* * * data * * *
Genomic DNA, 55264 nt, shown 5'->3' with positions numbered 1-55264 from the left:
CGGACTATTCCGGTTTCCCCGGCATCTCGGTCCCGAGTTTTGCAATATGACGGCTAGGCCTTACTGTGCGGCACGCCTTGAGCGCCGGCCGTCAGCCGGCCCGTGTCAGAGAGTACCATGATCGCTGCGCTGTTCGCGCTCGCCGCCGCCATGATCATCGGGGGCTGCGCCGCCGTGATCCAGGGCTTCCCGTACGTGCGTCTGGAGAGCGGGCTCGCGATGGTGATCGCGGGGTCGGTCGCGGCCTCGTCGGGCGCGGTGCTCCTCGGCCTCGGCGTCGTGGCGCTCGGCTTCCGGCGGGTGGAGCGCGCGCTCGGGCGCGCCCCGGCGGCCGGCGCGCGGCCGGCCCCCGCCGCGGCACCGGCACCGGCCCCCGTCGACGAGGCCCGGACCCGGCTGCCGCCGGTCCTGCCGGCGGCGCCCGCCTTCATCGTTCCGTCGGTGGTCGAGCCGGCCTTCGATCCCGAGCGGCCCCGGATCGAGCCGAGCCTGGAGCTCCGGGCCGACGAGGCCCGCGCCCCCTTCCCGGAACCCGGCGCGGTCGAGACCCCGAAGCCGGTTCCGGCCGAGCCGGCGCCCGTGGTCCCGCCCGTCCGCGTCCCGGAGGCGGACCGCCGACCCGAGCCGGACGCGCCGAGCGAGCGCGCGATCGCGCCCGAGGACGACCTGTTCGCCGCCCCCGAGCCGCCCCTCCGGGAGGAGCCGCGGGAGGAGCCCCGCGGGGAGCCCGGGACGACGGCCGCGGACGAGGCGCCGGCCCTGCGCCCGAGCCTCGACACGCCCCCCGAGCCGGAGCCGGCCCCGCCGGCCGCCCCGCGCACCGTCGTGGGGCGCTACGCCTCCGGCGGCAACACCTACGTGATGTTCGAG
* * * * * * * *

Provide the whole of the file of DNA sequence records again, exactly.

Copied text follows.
Genomic DNA, 55264 nt, shown 5'->3' with positions numbered 1-55264 from the left:
CGGACTATTCCGGTTTCCCCGGCATCTCGGTCCCGAGTTTTGCAATATGACGGCTAGGCCTTACTGTGCGGCACGCCTTGAGCGCCGGCCGTCAGCCGGCCCGTGTCAGAGAGTACCATGATCGCTGCGCTGTTCGCGCTCGCCGCCGCCATGATCATCGGGGGCTGCGCCGCCGTGATCCAGGGCTTCCCGTACGTGCGTCTGGAGAGCGGGCTCGCGATGGTGATCGCGGGGTCGGTCGCGGCCTCGTCGGGCGCGGTGCTCCTCGGCCTCGGCGTCGTGGCGCTCGGCTTCCGGCGGGTGGAGCGCGCGCTCGGGCGCGCCCCGGCGGCCGGCGCGCGGCCGGCCCCCGCCGCGGCACCGGCACCGGCCCCCGTCGACGAGGCCCGGACCCGGCTGCCGCCGGTCCTGCCGGCGGCGCCCGCCTTCATCGTTCCGTCGGTGGTCGAGCCGGCCTTCGATCCCGAGCGGCCCCGGATCGAGCCGAGCCTGGAGCTCCGGGCCGACGAGGCCCGCGCCCCCTTCCCGGAACCCGGCGCGGTCGAGACCCCGAAGCCGGTTCCGGCCGAGCCGGCGCCCGTGGTCCCGCCCGTCCGCGTCCCGGAGGCGGACCGCCGACCCGAGCCGGACGCGCCGAGCGAGCGCGCGATCGCGCCCGAGGACGACCTGTTCGCCGCCCCCGAGCCGCCCCTCCGGGAGGAGCCGCGGGAGGAGCCCCGCGGGGAGCCCGGGACGACGGCCGCGGACGAGGCGCCGGCCCTGCGCCCGAGCCTCGACACGCCCCCCGAGCCGGAGCCGGCCCCGCCGGCCGCCCCGCGCACCGTCGTGGGGCGCTACGCCTCCGGCGGCAACACCTACGTGATGTTCGAG